This is a moderately compelling B-crime/newspaper film with an interesting leading man (Weldon Heyburn) who was saddled with a badly-written character. I found Swifty to be unlikable and irritating, though Heyburn tries his best to make him lively. Better is Milburn Stone as Jimmy, and I was very sorry to see him leave about two-thirds of the way through. Inez Courtney (pictured with Heyburn) is fine as the love interest, though few of the suspects are able to stand out in any way. Still, the plot was never confusing, and I only figured out the killer moments before Swifty exposed him. This was the first movie from the re-opened Monogram Pictures, which had been merged with another studio two years earlier. Good production values put this a notch above the average low-budget film of the time. There's even a decent song, "My Topic of Conversation" sung by B-movie chanteuse Eadie Adams—not to be confused with Edie Adams who was married to Ernie Kovacs and was best known for her sexy TV ads for Muriel cigars in the 60s. [YouTube]

Friday, August 11, 2017



Working girl Carol Howard (Ann Harding) shares a flat in London with her good friend Kate and Carol's Aunt Lou, who is a general pain in the neck. One day, Carol wins a life-changing amount of money in a French lottery; she quits her job, sublets her apartment, and looks forward to traveling. Her fiancé Ronny, however, is not happy—he fears that he will resent her wealth, and he does not want to quit his job and live the high life. On the same day that she and Ronny have a spat over her winnings, a man named Gerald (Basil Rathbone) comes to look into subletting her apartment and the two hit it off. He takes her to dinner that night and when she and Ronny officially split, she and Gerald become an item. Gerald has a surface charm, but there is also something off-putting about him and both Kate and Ronny pick up on. Ronny discovers that Gerald's stories his past can't be verified, but eventually Carol marries Gerald and they move to an isolated country house. She makes him the sole legal heir to her fortune—and that's when even Carol notices that Gerald is a little strange: he has a cellar that he uses as a darkroom for his photography hobby, but he gets over-the-top angry if anyone tries to enter it; once in a while, he has a rather batty moment which he blames on shellshock from the war; he is also diagnosed with a heart problem. When he insists that Carol join him on a rather sudden and mysterious trip out of town, Ronny and Kate smell danger, but Carol still seems willing to give her husband the benefit of the doubt—until the local doctor shows up with a copy of a book about serial killers that makes Gerald uncomfortable.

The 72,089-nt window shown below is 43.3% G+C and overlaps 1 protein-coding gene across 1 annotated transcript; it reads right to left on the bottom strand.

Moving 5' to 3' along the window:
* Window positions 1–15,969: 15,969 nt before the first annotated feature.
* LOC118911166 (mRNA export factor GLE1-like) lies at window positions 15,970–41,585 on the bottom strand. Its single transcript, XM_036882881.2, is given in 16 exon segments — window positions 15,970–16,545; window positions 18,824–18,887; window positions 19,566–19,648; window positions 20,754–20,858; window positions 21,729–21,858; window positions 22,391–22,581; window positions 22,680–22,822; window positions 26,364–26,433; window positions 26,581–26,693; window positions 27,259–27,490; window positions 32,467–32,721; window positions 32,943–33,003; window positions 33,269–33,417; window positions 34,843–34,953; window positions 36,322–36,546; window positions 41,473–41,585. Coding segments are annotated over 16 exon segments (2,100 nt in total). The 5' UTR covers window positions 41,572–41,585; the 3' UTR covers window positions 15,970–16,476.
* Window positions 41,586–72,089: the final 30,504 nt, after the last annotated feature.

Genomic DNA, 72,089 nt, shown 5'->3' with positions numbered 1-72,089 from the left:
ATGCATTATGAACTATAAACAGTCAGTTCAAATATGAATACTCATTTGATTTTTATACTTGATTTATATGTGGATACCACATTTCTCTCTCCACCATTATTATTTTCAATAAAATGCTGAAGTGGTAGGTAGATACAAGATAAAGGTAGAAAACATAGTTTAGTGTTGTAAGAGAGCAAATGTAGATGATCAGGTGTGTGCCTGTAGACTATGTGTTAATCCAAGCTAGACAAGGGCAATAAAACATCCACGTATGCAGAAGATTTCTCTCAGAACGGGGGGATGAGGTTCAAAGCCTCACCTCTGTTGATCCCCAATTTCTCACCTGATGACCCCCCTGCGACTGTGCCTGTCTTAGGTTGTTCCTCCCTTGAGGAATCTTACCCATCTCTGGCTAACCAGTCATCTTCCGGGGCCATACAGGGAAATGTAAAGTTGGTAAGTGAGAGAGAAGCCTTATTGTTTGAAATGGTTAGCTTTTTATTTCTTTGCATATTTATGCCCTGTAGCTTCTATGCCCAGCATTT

To say more would spoil the last 15 minutes of the movie (based on an Agatha Christie story), and it's a humdinger of an ending. It's not really a spoiler to note that Gerald is indeed not altogether right—we get hints of this from the get-go—and Rathbone's performance, eccentrically creepy, is startlingly modern in its modulations until he goes totally off the beam at the end. Harding is about average in the first half, playing the vaguely menaced wife as a passive victim, but she too gets to shine in the final sequence, the "night of terror" to which the American title refers. Indeed, the last half of this film feels like a cross between GASLIGHT and NIGHT MUST FALL, and the tension builds nicely to the end. Grieg's "In the Hall of the Mountain King" plays spookily on the soundtrack whenever Rathbone has one of his spells. Production values are on the B-side, and the first third of the film is a little slow, but when the acting moves to front and center, the film's faults fade. Binnie Hale and Bruce Seton are good as Kate and Ronny, and Joan Hickson, who would play Christie's Miss Marple on TV in the 80s, has a small role as a maid. This public domain film is not in good shape, but thriller fans should seek it out anyway. [YouTube]

Monday, August 07, 2017


As HIDDEN JUNGLE opens, we see Tarzan (Gordon Scott) taking a leisurely morning swim with some hippos, and later, when he has rescued a baby elephant shot by two hunters, he philosophizes to his chimp pal, "Cheeta, why man always want to kill?" The two hunters work for Burger (Jack Elam) who has been hired by to collect animals for their hides and fat. But because Tarzan has been stymieing them when possible, they decide to head across the river to the territory of the Sukulus, who worship jungle animals, meaning there is an abundance of game for the men to hunt. However, Sukululand is dangerous for white men, so Burger and his associate DeGroot pass themselves off as wildlife photographers and get Dr. Celliers, the only outsider trusted by the Sukulu, to let them come with him as he delivers medicine. Their plan is to split off and kill as many animals as they can to take back to their camp. After they leave, Celliers' daughter (Vera Miles) finds out about the scam and recklessly heads off to find them, but her jeep gets stuck in mud. It's up to Tarzan to bail out the good guys and being justice to the bad guys.